Efficacy and safety of recruitment maneuvers in acute respiratory distress syndrome

Ann Intensive Care. 2011 Apr 19;1(1):9. doi: 10.1186/2110-5820-1-9.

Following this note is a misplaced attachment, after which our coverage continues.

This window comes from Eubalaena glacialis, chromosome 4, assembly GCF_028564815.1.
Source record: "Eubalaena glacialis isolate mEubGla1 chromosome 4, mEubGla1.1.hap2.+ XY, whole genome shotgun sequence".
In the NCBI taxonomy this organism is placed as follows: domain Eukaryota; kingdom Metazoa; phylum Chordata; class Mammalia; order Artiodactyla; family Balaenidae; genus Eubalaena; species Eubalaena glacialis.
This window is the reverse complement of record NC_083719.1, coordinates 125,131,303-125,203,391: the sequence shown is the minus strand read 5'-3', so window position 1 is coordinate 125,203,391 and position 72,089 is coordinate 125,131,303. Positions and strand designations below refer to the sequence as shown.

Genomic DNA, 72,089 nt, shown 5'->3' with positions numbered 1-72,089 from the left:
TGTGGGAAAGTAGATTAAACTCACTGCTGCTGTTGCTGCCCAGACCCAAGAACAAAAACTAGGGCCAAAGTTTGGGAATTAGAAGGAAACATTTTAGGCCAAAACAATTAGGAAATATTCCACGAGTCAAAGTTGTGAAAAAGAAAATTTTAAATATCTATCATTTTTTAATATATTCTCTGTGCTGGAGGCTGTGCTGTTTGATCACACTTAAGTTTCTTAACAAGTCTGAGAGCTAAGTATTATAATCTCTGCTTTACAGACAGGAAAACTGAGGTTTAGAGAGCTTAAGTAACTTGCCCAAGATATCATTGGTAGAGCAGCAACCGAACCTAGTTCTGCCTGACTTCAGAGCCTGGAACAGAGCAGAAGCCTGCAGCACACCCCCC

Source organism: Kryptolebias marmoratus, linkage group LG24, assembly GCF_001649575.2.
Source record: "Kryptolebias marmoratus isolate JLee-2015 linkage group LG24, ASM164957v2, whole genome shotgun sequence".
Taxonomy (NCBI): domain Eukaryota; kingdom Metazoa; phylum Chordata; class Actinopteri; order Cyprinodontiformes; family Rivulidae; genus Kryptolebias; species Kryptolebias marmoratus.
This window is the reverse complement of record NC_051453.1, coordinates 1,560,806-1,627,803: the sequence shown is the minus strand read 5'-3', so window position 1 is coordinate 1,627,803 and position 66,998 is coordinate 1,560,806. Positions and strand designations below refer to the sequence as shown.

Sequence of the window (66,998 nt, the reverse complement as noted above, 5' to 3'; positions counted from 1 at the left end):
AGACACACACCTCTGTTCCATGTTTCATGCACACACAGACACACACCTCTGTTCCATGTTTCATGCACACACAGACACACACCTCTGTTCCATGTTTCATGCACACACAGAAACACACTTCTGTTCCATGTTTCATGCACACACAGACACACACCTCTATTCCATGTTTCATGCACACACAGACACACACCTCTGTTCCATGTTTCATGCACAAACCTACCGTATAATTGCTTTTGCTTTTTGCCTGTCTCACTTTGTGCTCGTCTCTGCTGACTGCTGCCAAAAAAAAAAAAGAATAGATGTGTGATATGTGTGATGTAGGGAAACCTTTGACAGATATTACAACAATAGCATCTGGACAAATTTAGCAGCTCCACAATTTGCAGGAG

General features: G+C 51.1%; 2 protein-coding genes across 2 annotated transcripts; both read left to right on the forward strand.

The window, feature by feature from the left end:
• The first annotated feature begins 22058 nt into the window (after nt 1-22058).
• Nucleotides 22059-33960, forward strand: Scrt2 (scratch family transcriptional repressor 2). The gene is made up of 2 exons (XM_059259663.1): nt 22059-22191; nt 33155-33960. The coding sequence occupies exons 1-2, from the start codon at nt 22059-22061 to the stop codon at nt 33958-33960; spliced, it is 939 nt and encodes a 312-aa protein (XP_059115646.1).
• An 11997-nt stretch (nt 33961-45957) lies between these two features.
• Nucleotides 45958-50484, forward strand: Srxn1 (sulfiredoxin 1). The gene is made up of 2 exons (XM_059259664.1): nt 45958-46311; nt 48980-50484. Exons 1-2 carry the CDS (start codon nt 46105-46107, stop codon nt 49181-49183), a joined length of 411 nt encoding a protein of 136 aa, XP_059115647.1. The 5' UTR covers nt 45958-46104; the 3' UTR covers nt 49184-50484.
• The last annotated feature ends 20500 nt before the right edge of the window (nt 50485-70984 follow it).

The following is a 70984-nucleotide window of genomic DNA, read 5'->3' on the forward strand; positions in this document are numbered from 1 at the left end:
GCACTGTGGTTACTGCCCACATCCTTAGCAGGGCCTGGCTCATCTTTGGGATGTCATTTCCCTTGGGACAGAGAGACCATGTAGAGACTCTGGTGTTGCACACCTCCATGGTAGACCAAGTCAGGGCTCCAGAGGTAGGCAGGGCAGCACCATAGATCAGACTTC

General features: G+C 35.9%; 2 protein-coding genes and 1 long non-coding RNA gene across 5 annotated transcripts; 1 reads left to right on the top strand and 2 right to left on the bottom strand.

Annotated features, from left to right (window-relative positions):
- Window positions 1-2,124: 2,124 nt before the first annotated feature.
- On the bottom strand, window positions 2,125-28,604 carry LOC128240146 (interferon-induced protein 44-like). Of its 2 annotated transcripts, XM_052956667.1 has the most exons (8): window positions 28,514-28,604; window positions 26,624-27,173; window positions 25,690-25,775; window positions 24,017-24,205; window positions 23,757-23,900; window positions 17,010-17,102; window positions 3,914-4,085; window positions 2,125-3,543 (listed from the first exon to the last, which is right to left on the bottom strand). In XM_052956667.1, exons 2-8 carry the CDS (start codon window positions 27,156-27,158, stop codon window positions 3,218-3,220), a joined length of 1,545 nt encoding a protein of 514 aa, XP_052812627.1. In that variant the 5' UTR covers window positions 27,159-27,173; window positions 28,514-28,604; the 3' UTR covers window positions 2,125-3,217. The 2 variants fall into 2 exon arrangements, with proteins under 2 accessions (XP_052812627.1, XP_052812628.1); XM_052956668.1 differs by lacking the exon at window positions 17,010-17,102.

Recruitment maneuvers (RM) consist of a ventilatory strategy that increases the transpulmonary pressure transiently to reopen the recruitable lung units in acute respiratory distress syndrome (ARDS). The rationales to use RM in ARDS are that there is a massive loss of aerated lung and that once the end-inspiratory pressure surpasses the regional critical opening pressure of the lung units, those units are likely to reopen. There are different methods to perform RM when using the conventional ICU ventilator. The three RM methods that are mostly used and investigated are sighs, sustained inflation, and extended sigh. There is no standardization of any of the above RM. Meta-analysis recommended not to use RM in routine in stable ARDS patients but to run them in case of life-threatening hypoxemia. There are some concerns regarding the safety of RM in terms of hemodynamics preservation and lung injury as well. The rapid rising in pressure can be a factor that explains the potential harmful effects of the RM. In this review, we describe the balance between the beneficial effects and the harmful consequences of RM. Recent animal studies are discussed.